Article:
Phytoplankton Phenology from space: Evaluation and Application of Lake Ecosystem Indicators
Palmer, Stephanie1; Hunter, Peter2; Lankester, Thomas3; Hubbard, Steven3; Tyler, Andrew2; Présing, Mátyás1; Lamb, Alistair3; Balzter, Heiko4; Tóth, Viktor1
1Balaton Limnological Institute, Hungarian Academy of Sciences Centre for Ecological Research, HUNGARY; 2Biological and Environmental Sciences, University of Stirling, UNITED KINGDOM; 3Astrium GEO-Information Services, UNITED KINGDOM; 4Centre for Landscape and Climate Research, University of Leicester, UNITED KINGDOM
Phenology, the timing of periodic natural phenomena, is increasingly recognized as ecologically important across diverse ecosystem types. Long term shifts in seasonality and in the timing of life stages of different species have been linked with the effects of climate change, but must first be extracted from superimposed short term variation and noise. Assessments of the phenology of terrestrial vegetation through remote sensing of vegetation greenness indices (e.g., NDVI, LAI, FAPAR, etc.) are now commonly employed to identify climate-related trends and land use/land cover changes. This makes use of the comprehensive coverage possible through satellite imagery, both spatially and temporally.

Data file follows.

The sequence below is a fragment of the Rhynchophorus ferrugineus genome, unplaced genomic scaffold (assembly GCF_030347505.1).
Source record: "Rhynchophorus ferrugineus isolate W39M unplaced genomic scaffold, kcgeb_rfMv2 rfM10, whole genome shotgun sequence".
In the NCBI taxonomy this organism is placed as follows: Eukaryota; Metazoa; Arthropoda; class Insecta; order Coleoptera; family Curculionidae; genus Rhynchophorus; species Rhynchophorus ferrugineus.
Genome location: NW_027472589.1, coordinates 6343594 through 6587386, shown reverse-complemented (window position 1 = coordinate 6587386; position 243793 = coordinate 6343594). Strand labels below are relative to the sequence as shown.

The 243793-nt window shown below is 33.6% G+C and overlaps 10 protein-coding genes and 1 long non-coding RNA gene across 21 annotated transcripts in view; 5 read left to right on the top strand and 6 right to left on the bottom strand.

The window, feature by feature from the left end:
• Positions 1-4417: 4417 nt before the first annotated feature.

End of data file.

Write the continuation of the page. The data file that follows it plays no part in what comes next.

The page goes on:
The application of remote sensing to further our understanding of lake and coastal marine ecosystems has also been demonstrated and has greatly advanced in recent years, particularly with regards to the quantification of the pigment chlorophyll-a (chl-a) as a proxy for phytoplankton biomass. Phytoplankton phenology has recently begun to be assessed through satellite remote sensing of chl-ain marine ecosystems though remains to be more fully exploited, especially in the context of lake systems. A number of features have been identified as important ecological indicators, namely phytoplankton bloom onset timing and rate, duration, spatial extent, maximum chl-a concentration, and bloom and total annual productivity.
The feasibility of identification, quantification and interpretation of chl-a seasonality in an inland freshwater context are undertaken as part of this study. The full MERIS time series of Lake Balaton has been subset and processed using the Phenology And Vegetation Earth Observation Service (PHAVEOS). Validation of chl-a retrieval is carried out, including the comparison of several potential retrieval algorithms. This is followed by the extraction and analysis of chl-a phenological features. Integration of ancillary data such as lake surface water temperature, meteorological conditions, yearly ice cover parameters and lake bathymetry will follow in an attempt to draw out any covariation or causal relationships so as to improve our overall understanding of the system functioning of Lake Balaton, with satellite derived information at the core.